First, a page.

NDP advocates electronic-voting in 2016 general election

The National Democratic Party (NDP) has strongly advocated the need for the Electoral Commission (EC) to adopt electronic voting in the 2016 parliamentary and presidential elections to maintain peace and tranquility in the country after the polls.

The party has consequently suggested to the government to ask the Indian Government to lend that country’s electronic-voting gadgets to the EC to conduct next year’s elections, since India has successfully used e-voting in its national elections over the years.

That, according to the party, would avert over-voting, multiple voting and electoral fraud, as well as enhance the transparency of the country’s electoral system.

 Biometric verification

The NDP also supported the call for a new voters register and biometric verification voting in next year’s polls.

Mr Charles Opoku, the Deputy Youth Leader of the NDP, made this known at the inauguration of a 13-member Western Regional executive of the party in Sekondi on Sunday.

The regional executive members will steer the affairs of the party for the next four years.

They comprise Bernard Quaidoo, Regional Chairman; Alex Boateng, First Vice-Chairman; Albert Boampong, Second Vice-Chairman, and Augustine Ghansah, Secretary.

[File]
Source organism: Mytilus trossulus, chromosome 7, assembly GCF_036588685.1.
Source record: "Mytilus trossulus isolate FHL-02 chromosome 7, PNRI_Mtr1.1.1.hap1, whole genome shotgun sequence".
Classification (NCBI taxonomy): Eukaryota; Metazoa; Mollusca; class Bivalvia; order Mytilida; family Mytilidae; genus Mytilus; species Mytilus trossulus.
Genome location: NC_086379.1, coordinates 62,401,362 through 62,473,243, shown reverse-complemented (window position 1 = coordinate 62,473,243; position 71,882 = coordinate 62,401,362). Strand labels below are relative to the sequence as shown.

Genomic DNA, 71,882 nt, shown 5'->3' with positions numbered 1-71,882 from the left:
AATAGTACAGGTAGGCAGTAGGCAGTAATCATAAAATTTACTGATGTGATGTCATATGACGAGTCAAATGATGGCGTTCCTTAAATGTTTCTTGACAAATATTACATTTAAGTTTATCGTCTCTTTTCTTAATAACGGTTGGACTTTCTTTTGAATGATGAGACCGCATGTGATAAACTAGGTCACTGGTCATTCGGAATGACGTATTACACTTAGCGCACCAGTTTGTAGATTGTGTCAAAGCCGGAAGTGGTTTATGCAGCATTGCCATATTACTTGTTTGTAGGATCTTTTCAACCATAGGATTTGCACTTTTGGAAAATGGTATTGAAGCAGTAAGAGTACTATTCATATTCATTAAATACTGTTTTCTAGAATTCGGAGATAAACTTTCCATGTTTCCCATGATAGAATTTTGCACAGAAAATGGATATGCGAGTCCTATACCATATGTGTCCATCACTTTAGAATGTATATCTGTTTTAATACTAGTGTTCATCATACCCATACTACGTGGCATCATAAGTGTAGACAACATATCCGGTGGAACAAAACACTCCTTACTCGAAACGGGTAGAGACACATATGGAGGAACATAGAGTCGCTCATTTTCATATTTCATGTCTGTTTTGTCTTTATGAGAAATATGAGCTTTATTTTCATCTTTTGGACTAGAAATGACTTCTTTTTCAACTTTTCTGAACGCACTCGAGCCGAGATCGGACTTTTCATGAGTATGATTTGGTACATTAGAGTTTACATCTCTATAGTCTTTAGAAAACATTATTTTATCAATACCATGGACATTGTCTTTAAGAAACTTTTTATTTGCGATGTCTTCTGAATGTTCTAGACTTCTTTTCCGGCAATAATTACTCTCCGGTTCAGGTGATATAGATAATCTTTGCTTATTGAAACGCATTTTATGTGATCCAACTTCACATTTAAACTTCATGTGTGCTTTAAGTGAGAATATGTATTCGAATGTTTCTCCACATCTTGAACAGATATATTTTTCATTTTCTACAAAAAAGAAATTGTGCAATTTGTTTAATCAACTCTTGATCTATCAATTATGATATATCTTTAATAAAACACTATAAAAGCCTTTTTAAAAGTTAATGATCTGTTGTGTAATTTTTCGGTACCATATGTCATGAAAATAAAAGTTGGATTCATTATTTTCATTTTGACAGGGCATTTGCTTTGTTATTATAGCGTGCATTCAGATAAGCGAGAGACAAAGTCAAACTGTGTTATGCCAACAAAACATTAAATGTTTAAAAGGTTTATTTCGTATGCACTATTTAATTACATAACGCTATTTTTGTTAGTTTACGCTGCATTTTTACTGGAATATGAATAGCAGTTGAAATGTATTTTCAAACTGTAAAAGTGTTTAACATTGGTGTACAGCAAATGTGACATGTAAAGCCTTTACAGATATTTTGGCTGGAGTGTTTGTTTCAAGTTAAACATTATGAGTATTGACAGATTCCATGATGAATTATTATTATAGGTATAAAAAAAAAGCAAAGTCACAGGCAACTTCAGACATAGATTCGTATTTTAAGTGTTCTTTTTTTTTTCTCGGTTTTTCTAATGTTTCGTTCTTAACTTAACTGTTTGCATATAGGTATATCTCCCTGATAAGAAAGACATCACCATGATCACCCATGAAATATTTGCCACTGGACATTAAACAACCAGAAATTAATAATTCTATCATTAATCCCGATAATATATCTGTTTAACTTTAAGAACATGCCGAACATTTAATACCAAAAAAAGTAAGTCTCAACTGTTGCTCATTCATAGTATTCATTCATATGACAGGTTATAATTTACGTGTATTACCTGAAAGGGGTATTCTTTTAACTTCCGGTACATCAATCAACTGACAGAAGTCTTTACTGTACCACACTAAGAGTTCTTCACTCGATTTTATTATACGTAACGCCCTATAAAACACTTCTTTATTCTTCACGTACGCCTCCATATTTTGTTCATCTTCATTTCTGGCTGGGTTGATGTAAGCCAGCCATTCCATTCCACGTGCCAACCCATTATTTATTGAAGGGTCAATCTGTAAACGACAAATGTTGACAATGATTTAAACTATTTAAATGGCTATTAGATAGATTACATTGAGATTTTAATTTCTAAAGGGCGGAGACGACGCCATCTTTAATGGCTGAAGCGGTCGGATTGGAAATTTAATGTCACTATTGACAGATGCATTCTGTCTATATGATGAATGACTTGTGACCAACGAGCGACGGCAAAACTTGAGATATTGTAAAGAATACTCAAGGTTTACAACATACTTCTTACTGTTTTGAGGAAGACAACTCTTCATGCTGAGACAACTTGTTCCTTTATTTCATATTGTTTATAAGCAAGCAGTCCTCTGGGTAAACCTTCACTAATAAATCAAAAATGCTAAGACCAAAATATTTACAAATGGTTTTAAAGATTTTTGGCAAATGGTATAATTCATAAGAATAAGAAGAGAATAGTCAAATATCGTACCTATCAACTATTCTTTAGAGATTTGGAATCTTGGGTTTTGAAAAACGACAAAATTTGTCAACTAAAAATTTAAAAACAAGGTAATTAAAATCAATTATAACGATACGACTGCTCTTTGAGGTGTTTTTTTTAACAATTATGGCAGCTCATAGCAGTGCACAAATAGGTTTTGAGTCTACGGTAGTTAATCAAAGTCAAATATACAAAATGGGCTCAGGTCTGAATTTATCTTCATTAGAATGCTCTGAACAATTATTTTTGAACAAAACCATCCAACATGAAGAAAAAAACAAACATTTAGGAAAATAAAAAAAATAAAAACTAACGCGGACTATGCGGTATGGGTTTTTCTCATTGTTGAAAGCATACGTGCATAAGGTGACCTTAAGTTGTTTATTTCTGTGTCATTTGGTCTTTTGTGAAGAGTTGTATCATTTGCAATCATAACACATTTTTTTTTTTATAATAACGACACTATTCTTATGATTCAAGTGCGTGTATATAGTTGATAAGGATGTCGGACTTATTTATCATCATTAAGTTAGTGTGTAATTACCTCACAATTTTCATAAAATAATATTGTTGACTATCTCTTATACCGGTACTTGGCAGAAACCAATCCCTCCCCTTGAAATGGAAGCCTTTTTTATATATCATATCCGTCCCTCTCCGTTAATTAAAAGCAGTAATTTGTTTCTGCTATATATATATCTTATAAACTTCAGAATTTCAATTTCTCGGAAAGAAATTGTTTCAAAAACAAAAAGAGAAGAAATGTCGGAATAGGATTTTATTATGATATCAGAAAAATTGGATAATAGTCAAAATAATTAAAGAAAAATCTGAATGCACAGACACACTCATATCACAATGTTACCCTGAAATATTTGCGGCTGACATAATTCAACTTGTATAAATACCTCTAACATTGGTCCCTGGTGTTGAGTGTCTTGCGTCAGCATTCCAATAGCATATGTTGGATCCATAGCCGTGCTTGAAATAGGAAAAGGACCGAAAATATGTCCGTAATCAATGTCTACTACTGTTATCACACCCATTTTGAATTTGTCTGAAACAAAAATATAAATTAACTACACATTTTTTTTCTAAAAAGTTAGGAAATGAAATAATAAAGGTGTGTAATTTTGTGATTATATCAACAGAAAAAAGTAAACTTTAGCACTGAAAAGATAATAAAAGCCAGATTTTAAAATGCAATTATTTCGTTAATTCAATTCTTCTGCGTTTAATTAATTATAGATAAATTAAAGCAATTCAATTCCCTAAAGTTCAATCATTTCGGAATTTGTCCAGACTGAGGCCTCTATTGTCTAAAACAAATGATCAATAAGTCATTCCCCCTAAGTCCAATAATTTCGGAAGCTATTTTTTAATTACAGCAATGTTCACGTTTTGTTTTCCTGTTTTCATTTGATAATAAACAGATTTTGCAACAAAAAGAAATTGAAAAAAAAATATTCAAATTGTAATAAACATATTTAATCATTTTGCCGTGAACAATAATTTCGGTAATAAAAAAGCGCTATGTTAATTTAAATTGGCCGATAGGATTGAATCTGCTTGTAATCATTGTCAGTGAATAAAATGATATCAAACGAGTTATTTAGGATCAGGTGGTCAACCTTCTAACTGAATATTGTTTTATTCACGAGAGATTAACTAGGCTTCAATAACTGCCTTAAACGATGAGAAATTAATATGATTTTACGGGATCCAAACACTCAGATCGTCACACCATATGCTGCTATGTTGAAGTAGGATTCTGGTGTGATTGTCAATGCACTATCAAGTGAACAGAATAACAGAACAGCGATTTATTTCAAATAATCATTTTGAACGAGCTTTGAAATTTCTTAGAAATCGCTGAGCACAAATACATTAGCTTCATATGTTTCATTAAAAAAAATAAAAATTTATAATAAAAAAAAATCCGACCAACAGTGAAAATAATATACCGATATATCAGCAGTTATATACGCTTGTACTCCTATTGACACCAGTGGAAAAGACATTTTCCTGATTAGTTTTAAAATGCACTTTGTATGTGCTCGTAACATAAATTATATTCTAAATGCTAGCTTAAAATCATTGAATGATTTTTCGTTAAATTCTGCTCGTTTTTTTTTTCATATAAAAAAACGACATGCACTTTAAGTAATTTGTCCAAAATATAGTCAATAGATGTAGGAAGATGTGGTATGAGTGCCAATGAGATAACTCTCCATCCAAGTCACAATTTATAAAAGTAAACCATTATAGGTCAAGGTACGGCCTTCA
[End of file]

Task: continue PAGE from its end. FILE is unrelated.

Others are Richard Bonnah, Deputy Secretary; Nii Kwei Wilson, Communications Director; Gyetuah Ampem-Tikwah, Deputy Communications Director; Christie Williams, Women’s Leader; Francisca Pokuah, First Deputy Women’s Leader, and Wilhelmina Eshun, Second Deputy Women’s Leader.

The rest are Kenneth Kwarteng, Treasurer; Joel Prince Nyamekye, Deputy Treasurer, and Michael Aidoo, Youth Leader.

Oath of allegiance

Alhaji Mohammed Frimpong, the acting General Secretary of the NDP, administered the Oath of Allegiance to the executive members and tasked them to work in unity and to assiduously mobilise more grass-roots support for the party in next year’s general election.

He said the ruling National Democratic Congress (NDC) could not deliver Ghanaians from abject poverty, since it condoned corruption, for which reason the electorate had lost trust in the government.


Alhaji Frimpong said the  government had failed to properly administer various social interventions such as the Ghana Youth Employment and Entrepreneurial Development Agency (GYEEDA), the Savanna Accelerated Development Authority (SADA) and the National Health Insurance Scheme (NHIS) and continued to engage in fraudulent deals, including the re-branding of state buses and the Asia Middle East Energy contract.

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